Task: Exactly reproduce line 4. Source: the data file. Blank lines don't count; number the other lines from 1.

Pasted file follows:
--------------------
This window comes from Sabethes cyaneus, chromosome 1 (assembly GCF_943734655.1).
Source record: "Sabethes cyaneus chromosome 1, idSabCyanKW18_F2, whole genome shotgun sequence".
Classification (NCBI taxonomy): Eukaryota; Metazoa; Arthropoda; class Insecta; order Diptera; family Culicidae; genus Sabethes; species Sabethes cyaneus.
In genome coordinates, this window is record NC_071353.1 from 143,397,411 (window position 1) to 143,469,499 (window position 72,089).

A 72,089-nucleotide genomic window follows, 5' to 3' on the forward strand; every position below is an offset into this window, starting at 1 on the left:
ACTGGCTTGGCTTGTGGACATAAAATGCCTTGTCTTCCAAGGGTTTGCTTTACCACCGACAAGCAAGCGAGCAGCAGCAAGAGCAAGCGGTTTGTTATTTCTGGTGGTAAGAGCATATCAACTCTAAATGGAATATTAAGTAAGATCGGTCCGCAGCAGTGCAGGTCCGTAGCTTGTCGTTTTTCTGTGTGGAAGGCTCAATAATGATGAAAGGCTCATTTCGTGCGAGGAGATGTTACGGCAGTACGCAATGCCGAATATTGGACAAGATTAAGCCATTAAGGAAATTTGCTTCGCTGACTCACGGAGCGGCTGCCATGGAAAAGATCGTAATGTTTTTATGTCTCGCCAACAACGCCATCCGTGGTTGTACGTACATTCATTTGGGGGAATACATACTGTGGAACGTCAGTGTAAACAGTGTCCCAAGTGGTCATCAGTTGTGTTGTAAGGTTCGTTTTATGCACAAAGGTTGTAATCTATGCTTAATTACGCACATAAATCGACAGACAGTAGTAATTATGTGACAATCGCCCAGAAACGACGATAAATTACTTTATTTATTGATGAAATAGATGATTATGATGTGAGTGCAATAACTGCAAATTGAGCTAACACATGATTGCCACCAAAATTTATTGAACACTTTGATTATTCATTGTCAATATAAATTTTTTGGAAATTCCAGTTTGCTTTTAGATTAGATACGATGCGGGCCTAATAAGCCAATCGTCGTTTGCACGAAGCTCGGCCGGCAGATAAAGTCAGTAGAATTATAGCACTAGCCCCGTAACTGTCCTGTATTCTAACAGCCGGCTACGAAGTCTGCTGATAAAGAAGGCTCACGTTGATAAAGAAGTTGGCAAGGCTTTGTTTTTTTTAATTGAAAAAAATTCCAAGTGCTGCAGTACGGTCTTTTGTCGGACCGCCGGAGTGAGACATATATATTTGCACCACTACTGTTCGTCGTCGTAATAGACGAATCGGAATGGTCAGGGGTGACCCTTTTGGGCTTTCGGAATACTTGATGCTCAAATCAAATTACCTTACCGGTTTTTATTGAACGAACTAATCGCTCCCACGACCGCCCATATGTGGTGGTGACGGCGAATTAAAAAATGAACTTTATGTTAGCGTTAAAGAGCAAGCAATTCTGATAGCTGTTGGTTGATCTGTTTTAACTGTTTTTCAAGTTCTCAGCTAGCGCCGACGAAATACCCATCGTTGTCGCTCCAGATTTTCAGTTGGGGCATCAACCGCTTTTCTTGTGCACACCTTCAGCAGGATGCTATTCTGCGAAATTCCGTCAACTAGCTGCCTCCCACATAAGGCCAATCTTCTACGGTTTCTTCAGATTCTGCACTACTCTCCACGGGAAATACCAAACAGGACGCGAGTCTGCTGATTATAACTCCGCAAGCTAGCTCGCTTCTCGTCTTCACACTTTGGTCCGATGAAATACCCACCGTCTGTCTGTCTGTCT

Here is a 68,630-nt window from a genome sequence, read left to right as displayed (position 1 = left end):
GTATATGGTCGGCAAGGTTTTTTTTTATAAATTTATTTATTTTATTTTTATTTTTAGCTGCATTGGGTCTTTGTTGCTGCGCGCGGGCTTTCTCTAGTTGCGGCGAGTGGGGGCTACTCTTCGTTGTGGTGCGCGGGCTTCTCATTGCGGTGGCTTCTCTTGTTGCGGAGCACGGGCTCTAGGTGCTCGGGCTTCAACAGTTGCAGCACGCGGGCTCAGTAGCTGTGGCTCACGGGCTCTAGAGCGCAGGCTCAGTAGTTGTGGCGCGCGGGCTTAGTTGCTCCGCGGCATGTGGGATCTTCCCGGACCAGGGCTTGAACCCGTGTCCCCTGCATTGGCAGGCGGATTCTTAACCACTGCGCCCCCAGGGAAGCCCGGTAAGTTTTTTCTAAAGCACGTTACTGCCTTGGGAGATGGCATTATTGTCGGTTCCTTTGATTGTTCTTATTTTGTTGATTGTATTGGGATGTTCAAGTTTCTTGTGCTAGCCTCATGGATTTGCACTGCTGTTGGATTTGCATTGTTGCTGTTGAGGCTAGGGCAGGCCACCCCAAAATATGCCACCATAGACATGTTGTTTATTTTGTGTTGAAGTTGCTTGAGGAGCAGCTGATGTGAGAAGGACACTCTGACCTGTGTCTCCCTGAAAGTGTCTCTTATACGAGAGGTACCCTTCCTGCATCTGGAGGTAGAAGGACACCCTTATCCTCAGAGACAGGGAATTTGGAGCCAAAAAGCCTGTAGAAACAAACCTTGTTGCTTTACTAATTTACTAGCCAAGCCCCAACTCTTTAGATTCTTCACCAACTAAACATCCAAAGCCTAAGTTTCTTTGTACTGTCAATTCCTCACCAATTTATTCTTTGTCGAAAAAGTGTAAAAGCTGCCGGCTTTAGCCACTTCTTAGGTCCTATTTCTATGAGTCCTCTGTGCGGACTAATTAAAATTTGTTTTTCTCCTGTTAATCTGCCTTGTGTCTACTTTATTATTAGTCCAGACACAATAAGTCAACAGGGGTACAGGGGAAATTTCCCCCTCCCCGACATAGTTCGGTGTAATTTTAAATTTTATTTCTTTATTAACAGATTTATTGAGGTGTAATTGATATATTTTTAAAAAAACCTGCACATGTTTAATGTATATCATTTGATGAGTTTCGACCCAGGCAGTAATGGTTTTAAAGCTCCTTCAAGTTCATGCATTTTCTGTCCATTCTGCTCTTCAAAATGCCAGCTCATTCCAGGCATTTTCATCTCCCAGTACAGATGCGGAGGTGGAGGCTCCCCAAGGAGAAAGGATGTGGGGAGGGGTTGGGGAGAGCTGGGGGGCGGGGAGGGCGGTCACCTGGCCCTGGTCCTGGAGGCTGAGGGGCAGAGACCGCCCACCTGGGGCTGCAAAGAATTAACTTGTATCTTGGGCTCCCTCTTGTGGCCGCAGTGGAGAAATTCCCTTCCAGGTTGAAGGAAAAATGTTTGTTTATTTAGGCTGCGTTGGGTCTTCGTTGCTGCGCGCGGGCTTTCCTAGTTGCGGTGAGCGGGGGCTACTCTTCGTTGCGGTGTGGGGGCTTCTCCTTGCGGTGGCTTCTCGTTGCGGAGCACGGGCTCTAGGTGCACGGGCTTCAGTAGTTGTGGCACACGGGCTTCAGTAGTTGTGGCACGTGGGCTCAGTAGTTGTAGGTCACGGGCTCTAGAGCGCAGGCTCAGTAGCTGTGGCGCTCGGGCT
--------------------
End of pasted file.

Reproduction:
In genome coordinates, this window is record NC_071353.1 from 143,397,411 (window position 1) to 143,469,499 (window position 72,089).